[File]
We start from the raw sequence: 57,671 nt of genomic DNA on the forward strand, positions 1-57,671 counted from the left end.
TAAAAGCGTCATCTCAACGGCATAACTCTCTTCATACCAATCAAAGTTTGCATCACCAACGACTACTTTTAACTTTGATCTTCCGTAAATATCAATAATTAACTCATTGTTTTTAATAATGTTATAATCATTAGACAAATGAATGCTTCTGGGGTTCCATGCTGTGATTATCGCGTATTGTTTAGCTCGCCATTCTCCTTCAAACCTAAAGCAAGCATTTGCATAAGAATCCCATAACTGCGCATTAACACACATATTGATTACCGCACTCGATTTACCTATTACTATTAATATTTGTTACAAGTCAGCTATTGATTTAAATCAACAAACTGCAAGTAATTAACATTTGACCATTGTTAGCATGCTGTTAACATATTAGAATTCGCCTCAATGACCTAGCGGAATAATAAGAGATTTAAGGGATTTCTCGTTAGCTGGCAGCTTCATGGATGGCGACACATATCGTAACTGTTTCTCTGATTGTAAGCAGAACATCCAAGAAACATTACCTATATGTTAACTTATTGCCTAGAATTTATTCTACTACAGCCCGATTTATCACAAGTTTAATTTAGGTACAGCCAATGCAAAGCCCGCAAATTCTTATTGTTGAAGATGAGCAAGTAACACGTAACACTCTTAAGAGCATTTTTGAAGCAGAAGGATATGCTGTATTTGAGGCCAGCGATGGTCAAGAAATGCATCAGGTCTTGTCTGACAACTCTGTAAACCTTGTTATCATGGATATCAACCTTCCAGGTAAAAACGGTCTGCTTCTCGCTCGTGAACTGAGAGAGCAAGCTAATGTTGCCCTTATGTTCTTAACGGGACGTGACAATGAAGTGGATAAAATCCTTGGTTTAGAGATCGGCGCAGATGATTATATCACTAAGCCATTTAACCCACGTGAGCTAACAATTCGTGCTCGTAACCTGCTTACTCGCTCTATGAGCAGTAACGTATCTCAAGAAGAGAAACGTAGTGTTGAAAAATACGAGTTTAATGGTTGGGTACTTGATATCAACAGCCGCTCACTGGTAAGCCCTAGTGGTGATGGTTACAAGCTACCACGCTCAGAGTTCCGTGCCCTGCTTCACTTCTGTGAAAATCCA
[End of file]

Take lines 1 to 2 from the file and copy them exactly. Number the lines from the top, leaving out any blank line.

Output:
We start from the raw sequence: 57,671 nt of genomic DNA on the forward strand, positions 1-57,671 counted from the left end.
TAAAAGCGTCATCTCAACGGCATAACTCTCTTCATACCAATCAAAGTTTGCATCACCAACGACTACTTTTAACTTTGATCTTCCGTAAATATCAATAATTAACTCATTGTTTTTAATAATGTTATAATCATTAGACAAATGAATGCTTCTGGGGTTCCATGCTGTGATTATCGCGTATTGTTTAGCTCGCCATTCTCCTTCAAACCTAAAGCAAGCATTTGCATAAGAATCCCATAACTGCGCATTAACACACATATTGATTACCGCACTCGATTTACCTATTACTATTAATATTTGTTACAAGTCAGCTATTGATTTAAATCAACAAACTGCAAGTAATTAACATTTGACCATTGTTAGCATGCTGTTAACATATTAGAATTCGCCTCAATGACCTAGCGGAATAATAAGAGATTTAAGGGATTTCTCGTTAGCTGGCAGCTTCATGGATGGCGACACATATCGTAACTGTTTCTCTGATTGTAAGCAGAACATCCAAGAAACATTACCTATATGTTAACTTATTGCCTAGAATTTATTCTACTACAGCCCGATTTATCACAAGTTTAATTTAGGTACAGCCAATGCAAAGCCCGCAAATTCTTATTGTTGAAGATGAGCAAGTAACACGTAACACTCTTAAGAGCATTTTTGAAGCAGAAGGATATGCTGTATTTGAGGCCAGCGATGGTCAAGAAATGCATCAGGTCTTGTCTGACAACTCTGTAAACCTTGTTATCATGGATATCAACCTTCCAGGTAAAAACGGTCTGCTTCTCGCTCGTGAACTGAGAGAGCAAGCTAATGTTGCCCTTATGTTCTTAACGGGACGTGACAATGAAGTGGATAAAATCCTTGGTTTAGAGATCGGCGCAGATGATTATATCACTAAGCCATTTAACCCACGTGAGCTAACAATTCGTGCTCGTAACCTGCTTACTCGCTCTATGAGCAGTAACGTATCTCAAGAAGAGAAACGTAGTGTTGAAAAATACGAGTTTAATGGTTGGGTACTTGATATCAACAGCCGCTCACTGGTAAGCCCTAGTGGTGATGGTTACAAGCTACCACGCTCAGAGTTCCGTGCCCTGCTTCACTTCTGTGAAAATCCA